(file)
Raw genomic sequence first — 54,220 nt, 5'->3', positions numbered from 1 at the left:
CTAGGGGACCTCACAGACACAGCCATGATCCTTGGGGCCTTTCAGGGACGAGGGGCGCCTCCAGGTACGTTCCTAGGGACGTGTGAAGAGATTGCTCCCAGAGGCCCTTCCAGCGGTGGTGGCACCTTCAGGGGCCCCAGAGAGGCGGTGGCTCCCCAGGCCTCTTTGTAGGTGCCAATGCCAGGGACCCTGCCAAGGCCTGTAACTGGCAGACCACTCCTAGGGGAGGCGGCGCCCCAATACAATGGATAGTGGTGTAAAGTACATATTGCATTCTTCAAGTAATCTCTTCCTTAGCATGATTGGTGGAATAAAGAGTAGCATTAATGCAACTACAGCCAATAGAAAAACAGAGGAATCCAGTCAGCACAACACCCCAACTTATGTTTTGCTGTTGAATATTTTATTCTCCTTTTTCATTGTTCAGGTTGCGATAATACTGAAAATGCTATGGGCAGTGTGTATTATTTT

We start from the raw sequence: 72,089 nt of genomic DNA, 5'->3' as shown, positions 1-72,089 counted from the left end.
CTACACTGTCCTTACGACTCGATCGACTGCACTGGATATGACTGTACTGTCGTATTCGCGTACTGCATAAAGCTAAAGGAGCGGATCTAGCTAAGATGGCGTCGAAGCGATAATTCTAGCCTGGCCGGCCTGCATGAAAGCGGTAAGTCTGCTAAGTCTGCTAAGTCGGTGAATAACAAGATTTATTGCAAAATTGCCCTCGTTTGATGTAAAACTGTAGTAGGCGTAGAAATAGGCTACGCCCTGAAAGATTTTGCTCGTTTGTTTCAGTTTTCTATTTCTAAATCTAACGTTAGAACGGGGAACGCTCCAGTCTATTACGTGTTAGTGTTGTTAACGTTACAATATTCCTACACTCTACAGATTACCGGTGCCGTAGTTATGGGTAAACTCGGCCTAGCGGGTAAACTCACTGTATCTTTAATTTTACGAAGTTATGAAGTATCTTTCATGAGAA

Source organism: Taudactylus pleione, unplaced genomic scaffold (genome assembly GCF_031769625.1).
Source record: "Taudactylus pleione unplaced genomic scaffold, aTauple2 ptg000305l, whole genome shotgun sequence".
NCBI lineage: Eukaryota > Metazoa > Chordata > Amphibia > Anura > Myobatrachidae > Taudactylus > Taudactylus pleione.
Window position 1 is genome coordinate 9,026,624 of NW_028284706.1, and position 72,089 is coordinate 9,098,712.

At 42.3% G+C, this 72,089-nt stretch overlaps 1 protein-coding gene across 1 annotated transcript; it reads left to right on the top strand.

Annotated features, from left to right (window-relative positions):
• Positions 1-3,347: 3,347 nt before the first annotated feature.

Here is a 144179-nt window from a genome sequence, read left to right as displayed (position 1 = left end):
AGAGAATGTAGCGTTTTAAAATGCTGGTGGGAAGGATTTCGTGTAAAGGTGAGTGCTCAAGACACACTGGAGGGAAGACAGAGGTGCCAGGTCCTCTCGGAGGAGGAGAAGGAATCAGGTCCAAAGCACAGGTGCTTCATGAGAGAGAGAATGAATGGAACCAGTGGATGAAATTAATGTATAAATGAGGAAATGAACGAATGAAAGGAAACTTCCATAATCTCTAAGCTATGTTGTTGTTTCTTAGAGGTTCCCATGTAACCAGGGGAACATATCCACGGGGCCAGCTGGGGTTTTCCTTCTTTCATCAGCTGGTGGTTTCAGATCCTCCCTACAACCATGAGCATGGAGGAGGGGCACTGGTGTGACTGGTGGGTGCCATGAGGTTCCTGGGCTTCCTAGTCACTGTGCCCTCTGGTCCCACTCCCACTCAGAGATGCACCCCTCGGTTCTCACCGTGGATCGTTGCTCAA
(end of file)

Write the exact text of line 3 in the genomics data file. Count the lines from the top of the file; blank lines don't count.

We start from the raw sequence: 72,089 nt of genomic DNA, 5'->3' as shown, positions 1-72,089 counted from the left end.